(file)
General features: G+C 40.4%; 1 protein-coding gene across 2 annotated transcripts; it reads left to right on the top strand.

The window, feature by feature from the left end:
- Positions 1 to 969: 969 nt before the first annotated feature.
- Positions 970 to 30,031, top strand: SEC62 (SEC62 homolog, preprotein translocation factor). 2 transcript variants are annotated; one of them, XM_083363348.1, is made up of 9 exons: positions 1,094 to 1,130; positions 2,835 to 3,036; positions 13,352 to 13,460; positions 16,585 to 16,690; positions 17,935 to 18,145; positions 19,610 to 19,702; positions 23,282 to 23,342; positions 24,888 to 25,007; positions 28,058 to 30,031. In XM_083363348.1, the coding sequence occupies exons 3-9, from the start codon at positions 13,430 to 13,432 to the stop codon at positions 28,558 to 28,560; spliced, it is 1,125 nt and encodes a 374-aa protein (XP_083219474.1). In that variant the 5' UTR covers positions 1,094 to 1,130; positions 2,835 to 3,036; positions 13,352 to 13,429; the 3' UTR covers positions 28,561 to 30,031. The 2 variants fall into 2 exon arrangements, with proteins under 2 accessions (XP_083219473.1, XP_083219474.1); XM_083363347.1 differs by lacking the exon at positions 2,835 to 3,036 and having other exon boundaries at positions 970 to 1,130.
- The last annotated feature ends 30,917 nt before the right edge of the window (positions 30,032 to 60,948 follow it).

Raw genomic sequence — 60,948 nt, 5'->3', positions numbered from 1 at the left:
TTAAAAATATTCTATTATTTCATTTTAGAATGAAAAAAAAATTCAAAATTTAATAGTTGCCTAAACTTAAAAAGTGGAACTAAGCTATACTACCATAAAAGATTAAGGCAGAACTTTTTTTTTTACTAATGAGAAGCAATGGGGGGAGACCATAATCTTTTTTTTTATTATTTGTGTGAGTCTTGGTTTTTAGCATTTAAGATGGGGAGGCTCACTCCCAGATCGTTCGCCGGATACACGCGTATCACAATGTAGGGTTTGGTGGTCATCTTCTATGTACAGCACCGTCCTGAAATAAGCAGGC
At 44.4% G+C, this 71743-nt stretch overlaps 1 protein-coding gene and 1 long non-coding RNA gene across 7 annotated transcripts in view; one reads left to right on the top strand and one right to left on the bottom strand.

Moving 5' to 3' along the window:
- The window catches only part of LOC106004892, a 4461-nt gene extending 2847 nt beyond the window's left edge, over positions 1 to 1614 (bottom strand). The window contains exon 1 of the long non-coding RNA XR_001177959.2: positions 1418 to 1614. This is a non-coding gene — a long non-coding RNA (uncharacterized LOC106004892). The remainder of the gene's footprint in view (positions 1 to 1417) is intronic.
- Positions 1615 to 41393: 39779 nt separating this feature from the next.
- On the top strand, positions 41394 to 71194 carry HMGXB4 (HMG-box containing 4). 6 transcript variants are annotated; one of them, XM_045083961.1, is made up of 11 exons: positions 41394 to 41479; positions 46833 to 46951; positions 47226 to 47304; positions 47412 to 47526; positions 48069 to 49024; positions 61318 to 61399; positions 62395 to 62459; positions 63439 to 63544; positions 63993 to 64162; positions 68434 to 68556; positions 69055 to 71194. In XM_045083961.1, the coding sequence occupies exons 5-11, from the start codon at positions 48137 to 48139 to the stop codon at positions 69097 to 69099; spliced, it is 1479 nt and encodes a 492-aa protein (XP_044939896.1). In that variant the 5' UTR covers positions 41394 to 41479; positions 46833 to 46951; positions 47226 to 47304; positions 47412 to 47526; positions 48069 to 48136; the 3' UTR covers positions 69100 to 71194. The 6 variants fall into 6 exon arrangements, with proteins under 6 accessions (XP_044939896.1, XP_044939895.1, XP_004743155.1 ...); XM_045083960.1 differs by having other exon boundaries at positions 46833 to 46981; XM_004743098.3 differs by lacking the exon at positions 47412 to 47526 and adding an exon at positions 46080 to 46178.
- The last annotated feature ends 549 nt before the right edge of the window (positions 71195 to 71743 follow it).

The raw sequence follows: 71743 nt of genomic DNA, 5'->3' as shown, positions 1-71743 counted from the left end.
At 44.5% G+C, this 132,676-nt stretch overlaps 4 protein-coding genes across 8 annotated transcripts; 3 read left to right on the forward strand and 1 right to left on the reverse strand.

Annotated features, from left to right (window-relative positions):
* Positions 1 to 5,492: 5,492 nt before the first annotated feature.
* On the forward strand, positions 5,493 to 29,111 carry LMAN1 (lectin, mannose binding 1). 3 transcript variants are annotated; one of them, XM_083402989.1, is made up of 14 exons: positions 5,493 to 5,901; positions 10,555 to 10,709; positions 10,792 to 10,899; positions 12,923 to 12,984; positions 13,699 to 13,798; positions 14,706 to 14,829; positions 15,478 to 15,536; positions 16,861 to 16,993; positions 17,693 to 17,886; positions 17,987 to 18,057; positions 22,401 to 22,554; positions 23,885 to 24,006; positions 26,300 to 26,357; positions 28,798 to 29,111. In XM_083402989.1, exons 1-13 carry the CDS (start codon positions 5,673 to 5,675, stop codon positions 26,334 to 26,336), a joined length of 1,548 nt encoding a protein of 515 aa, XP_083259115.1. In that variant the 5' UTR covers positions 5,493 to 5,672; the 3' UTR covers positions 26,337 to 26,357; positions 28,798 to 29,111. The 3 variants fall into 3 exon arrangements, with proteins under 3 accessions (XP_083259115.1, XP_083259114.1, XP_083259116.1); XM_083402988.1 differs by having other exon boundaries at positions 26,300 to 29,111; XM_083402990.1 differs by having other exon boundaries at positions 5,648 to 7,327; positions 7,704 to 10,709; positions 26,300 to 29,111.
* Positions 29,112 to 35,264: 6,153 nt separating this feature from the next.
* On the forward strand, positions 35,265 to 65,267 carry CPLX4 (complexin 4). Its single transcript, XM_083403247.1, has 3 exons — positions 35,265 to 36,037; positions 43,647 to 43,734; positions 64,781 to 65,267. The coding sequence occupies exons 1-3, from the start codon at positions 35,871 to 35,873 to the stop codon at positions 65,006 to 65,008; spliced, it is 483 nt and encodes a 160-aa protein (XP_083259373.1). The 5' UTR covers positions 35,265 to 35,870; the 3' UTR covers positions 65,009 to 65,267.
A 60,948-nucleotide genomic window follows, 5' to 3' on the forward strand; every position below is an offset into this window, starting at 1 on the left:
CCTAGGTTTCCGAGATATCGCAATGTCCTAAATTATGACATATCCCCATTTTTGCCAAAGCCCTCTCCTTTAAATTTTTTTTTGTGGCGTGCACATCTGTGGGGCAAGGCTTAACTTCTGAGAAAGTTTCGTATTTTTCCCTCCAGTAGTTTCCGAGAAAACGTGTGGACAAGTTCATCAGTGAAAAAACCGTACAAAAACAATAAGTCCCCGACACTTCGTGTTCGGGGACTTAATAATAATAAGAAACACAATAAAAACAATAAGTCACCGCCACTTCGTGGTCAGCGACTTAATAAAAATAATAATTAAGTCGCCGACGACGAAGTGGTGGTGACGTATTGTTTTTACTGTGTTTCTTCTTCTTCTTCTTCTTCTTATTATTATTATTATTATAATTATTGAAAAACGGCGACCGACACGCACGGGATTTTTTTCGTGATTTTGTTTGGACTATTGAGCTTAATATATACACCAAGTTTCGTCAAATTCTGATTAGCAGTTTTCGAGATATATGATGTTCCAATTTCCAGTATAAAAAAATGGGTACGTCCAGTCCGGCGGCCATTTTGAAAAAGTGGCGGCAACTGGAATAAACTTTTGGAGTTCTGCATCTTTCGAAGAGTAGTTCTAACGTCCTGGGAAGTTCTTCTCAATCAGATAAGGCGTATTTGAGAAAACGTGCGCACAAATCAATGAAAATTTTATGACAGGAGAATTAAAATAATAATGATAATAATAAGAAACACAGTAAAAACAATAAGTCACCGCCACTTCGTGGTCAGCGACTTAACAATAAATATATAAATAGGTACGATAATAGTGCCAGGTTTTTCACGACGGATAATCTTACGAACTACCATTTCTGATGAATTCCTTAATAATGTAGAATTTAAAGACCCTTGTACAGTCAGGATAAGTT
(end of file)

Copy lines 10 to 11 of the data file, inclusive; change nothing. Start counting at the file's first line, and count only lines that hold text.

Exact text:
- The window catches only part of LOC106004892, a 4461-nt gene extending 2847 nt beyond the window's left edge, over positions 1 to 1614 (bottom strand). The window contains exon 1 of the long non-coding RNA XR_001177959.2: positions 1418 to 1614. This is a non-coding gene — a long non-coding RNA (uncharacterized LOC106004892). The remainder of the gene's footprint in view (positions 1 to 1417) is intronic.
- Positions 1615 to 41393: 39779 nt separating this feature from the next.